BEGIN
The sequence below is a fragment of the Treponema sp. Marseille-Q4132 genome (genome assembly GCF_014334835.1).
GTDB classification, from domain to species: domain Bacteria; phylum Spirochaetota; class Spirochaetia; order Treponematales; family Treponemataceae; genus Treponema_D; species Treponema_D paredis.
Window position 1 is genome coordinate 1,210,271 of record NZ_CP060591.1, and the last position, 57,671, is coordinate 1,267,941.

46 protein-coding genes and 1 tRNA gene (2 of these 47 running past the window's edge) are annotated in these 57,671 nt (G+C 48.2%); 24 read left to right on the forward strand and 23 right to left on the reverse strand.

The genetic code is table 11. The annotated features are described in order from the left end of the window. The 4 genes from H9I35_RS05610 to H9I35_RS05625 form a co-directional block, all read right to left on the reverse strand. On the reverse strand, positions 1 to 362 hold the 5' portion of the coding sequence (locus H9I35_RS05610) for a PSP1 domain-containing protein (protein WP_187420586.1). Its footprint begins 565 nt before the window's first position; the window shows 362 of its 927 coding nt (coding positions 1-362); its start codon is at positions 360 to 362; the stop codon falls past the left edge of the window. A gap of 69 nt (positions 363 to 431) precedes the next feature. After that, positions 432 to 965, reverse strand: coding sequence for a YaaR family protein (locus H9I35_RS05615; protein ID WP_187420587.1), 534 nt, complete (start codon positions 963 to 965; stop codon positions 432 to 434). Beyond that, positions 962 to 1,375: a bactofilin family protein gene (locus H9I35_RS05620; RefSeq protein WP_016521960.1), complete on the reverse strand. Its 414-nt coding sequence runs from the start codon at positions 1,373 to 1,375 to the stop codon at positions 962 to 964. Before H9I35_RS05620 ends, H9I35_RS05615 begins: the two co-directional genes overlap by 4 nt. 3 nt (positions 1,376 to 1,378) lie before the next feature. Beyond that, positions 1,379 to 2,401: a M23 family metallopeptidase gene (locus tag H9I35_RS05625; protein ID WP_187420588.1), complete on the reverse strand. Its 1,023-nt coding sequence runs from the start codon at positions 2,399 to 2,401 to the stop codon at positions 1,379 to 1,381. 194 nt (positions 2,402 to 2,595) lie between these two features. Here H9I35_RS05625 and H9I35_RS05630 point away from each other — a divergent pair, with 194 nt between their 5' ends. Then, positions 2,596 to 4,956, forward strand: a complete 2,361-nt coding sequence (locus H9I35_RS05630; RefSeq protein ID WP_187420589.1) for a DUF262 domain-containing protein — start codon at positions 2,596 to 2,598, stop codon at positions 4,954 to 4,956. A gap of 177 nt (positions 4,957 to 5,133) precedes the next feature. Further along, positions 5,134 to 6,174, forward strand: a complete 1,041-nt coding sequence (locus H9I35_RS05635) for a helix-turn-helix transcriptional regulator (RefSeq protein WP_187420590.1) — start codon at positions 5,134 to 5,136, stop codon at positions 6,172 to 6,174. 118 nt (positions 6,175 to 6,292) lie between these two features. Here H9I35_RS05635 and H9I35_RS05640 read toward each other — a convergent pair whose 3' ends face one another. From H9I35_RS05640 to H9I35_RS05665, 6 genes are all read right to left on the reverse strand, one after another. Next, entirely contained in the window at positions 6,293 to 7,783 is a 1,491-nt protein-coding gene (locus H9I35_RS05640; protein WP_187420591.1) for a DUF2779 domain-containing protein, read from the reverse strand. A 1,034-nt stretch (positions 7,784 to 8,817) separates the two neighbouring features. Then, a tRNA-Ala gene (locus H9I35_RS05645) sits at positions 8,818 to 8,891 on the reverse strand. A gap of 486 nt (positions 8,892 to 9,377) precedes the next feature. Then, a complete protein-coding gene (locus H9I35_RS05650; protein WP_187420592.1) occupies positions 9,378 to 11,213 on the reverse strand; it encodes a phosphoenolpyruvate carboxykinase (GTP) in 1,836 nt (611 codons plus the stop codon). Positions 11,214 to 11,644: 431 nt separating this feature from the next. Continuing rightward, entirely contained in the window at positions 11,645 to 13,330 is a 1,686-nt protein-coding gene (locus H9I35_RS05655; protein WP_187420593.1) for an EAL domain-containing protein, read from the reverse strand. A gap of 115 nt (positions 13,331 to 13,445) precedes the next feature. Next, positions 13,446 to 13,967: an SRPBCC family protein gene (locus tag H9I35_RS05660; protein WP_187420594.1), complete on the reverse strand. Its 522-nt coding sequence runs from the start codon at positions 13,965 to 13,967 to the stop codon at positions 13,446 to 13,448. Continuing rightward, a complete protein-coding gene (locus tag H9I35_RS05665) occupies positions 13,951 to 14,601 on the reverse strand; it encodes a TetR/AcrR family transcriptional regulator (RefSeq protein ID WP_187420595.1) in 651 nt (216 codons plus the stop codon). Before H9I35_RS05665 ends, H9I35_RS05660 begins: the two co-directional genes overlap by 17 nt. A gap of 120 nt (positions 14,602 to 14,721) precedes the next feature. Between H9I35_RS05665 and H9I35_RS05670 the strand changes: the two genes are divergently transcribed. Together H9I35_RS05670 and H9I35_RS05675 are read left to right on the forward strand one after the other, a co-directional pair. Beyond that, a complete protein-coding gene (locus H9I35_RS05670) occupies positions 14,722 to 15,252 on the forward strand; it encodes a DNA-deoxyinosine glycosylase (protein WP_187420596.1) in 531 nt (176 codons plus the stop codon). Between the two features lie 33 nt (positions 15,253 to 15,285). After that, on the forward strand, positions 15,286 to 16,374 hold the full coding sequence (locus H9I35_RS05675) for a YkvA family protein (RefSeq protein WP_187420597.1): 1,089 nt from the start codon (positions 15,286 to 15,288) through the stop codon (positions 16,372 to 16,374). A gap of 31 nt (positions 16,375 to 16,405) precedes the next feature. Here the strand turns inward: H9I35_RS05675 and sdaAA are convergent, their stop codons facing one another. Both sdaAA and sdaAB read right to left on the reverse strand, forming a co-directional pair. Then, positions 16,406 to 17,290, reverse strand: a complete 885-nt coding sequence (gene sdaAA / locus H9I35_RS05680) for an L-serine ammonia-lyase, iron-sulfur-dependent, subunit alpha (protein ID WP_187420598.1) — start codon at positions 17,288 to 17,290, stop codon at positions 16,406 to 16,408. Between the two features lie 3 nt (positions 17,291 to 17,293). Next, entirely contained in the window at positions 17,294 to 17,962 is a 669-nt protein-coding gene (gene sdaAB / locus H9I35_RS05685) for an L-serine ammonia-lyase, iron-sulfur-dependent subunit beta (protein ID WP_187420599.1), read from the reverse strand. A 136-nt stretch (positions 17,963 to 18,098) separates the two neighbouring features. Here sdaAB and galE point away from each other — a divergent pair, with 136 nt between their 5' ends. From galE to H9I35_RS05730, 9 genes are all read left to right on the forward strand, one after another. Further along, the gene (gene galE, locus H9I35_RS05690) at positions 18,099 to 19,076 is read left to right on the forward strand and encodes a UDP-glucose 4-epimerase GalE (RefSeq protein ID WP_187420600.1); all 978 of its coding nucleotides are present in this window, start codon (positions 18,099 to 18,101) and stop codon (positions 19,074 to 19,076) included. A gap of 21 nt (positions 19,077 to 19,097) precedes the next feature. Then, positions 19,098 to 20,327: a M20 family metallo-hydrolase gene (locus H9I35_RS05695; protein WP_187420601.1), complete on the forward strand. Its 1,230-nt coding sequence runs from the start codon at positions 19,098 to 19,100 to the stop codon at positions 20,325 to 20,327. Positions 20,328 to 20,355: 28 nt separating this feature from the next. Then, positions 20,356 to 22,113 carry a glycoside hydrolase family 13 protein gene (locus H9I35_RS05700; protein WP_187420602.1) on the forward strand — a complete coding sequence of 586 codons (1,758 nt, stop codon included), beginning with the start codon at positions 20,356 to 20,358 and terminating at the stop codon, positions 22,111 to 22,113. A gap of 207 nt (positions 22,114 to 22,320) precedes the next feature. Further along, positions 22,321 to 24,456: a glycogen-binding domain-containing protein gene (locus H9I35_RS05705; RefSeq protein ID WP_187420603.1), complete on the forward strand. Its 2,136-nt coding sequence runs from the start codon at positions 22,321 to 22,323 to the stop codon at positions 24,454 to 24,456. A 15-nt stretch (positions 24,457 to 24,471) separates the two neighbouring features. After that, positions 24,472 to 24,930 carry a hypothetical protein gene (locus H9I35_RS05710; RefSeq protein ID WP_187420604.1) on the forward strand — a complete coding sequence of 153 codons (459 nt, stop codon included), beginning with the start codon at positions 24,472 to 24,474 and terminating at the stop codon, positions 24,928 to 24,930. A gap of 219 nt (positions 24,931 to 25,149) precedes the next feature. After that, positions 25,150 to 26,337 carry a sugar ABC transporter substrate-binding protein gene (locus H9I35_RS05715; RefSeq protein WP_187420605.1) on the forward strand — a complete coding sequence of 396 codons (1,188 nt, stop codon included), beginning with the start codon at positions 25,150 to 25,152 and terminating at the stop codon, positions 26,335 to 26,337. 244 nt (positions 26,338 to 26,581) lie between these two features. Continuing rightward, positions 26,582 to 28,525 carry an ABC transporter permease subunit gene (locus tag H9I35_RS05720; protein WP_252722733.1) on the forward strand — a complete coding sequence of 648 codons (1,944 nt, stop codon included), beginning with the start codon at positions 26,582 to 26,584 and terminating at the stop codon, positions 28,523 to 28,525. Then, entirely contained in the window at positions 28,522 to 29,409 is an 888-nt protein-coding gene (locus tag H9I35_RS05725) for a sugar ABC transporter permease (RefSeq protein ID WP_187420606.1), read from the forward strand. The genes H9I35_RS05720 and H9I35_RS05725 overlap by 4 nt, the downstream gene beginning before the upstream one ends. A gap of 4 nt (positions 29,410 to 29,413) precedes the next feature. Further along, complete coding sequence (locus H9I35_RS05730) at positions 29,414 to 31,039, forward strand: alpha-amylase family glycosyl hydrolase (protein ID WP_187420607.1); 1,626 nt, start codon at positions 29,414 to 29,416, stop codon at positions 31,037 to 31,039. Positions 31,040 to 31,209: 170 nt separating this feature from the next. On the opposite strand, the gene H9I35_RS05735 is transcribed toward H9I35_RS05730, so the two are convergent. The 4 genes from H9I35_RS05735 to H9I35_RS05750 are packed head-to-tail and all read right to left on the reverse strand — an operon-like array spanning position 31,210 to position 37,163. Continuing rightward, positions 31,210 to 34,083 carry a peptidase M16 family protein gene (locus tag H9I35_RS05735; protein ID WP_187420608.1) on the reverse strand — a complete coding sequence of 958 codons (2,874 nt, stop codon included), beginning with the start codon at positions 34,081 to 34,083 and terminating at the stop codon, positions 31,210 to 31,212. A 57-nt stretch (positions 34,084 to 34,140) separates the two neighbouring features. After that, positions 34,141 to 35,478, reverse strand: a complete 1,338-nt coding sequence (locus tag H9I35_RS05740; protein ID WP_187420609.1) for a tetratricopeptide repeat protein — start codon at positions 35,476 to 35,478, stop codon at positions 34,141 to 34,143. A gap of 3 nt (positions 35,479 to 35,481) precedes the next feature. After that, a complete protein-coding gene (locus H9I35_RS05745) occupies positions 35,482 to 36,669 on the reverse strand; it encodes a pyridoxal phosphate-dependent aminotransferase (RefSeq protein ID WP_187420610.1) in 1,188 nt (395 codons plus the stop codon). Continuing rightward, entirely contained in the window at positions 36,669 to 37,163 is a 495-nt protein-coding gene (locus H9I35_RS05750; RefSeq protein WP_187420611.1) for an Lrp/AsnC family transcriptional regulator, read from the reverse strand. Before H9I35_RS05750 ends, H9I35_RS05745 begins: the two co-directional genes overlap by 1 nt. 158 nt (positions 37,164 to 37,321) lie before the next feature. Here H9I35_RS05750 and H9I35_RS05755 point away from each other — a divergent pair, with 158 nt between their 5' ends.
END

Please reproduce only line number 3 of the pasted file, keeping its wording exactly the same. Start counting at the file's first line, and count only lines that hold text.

Window position 1 is genome coordinate 1,210,271 of record NZ_CP060591.1, and the last position, 57,671, is coordinate 1,267,941.